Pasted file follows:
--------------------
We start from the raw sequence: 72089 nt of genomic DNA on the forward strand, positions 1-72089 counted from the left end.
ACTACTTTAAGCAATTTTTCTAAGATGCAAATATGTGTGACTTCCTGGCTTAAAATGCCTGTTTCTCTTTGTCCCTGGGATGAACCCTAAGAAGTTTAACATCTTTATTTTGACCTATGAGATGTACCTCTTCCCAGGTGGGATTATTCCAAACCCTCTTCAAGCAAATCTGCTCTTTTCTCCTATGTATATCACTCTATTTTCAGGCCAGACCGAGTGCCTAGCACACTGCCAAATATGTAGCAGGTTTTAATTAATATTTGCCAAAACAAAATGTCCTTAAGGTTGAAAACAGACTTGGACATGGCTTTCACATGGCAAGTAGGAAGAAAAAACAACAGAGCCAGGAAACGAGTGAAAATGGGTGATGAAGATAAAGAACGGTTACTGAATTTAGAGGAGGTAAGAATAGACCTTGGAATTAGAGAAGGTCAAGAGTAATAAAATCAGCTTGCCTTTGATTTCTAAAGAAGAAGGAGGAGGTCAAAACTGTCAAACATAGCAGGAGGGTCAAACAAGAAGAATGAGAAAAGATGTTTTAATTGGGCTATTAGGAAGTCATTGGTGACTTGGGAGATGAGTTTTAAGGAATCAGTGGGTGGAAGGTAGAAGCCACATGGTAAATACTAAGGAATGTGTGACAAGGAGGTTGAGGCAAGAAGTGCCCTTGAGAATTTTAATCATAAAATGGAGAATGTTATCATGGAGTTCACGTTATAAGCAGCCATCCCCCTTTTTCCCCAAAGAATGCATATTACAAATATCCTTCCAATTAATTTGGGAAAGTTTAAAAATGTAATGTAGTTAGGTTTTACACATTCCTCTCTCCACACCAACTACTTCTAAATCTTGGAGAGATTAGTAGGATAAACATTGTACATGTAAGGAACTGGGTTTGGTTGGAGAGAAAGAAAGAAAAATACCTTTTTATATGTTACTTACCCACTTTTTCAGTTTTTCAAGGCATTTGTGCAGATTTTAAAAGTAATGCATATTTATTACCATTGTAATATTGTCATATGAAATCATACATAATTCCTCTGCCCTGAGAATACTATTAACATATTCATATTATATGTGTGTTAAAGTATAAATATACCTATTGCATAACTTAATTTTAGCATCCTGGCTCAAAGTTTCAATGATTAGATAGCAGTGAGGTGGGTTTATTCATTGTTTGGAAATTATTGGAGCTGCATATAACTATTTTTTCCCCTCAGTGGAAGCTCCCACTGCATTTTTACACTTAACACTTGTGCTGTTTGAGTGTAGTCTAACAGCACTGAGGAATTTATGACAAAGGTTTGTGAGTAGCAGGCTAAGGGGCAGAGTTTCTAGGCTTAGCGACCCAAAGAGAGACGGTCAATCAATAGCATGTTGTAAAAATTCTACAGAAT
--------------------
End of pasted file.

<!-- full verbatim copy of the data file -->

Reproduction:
We start from the raw sequence: 72089 nt of genomic DNA on the forward strand, positions 1-72089 counted from the left end.
ACTACTTTAAGCAATTTTTCTAAGATGCAAATATGTGTGACTTCCTGGCTTAAAATGCCTGTTTCTCTTTGTCCCTGGGATGAACCCTAAGAAGTTTAACATCTTTATTTTGACCTATGAGATGTACCTCTTCCCAGGTGGGATTATTCCAAACCCTCTTCAAGCAAATCTGCTCTTTTCTCCTATGTATATCACTCTATTTTCAGGCCAGACCGAGTGCCTAGCACACTGCCAAATATGTAGCAGGTTTTAATTAATATTTGCCAAAACAAAATGTCCTTAAGGTTGAAAACAGACTTGGACATGGCTTTCACATGGCAAGTAGGAAGAAAAAACAACAGAGCCAGGAAACGAGTGAAAATGGGTGATGAAGATAAAGAACGGTTACTGAATTTAGAGGAGGTAAGAATAGACCTTGGAATTAGAGAAGGTCAAGAGTAATAAAATCAGCTTGCCTTTGATTTCTAAAGAAGAAGGAGGAGGTCAAAACTGTCAAACATAGCAGGAGGGTCAAACAAGAAGAATGAGAAAAGATGTTTTAATTGGGCTATTAGGAAGTCATTGGTGACTTGGGAGATGAGTTTTAAGGAATCAGTGGGTGGAAGGTAGAAGCCACATGGTAAATACTAAGGAATGTGTGACAAGGAGGTTGAGGCAAGAAGTGCCCTTGAGAATTTTAATCATAAAATGGAGAATGTTATCATGGAGTTCACGTTATAAGCAGCCATCCCCCTTTTTCCCCAAAGAATGCATATTACAAATATCCTTCCAATTAATTTGGGAAAGTTTAAAAATGTAATGTAGTTAGGTTTTACACATTCCTCTCTCCACACCAACTACTTCTAAATCTTGGAGAGATTAGTAGGATAAACATTGTACATGTAAGGAACTGGGTTTGGTTGGAGAGAAAGAAAGAAAAATACCTTTTTATATGTTACTTACCCACTTTTTCAGTTTTTCAAGGCATTTGTGCAGATTTTAAAAGTAATGCATATTTATTACCATTGTAATATTGTCATATGAAATCATACATAATTCCTCTGCCCTGAGAATACTATTAACATATTCATATTATATGTGTGTTAAAGTATAAATATACCTATTGCATAACTTAATTTTAGCATCCTGGCTCAAAGTTTCAATGATTAGATAGCAGTGAGGTGGGTTTATTCATTGTTTGGAAATTATTGGAGCTGCATATAACTATTTTTTCCCCTCAGTGGAAGCTCCCACTGCATTTTTACACTTAACACTTGTGCTGTTTGAGTGTAGTCTAACAGCACTGAGGAATTTATGACAAAGGTTTGTGAGTAGCAGGCTAAGGGGCAGAGTTTCTAGGCTTAGCGACCCAAAGAGAGACGGTCAATCAATAGCATGTTGTAAAAATTCTACAGAAT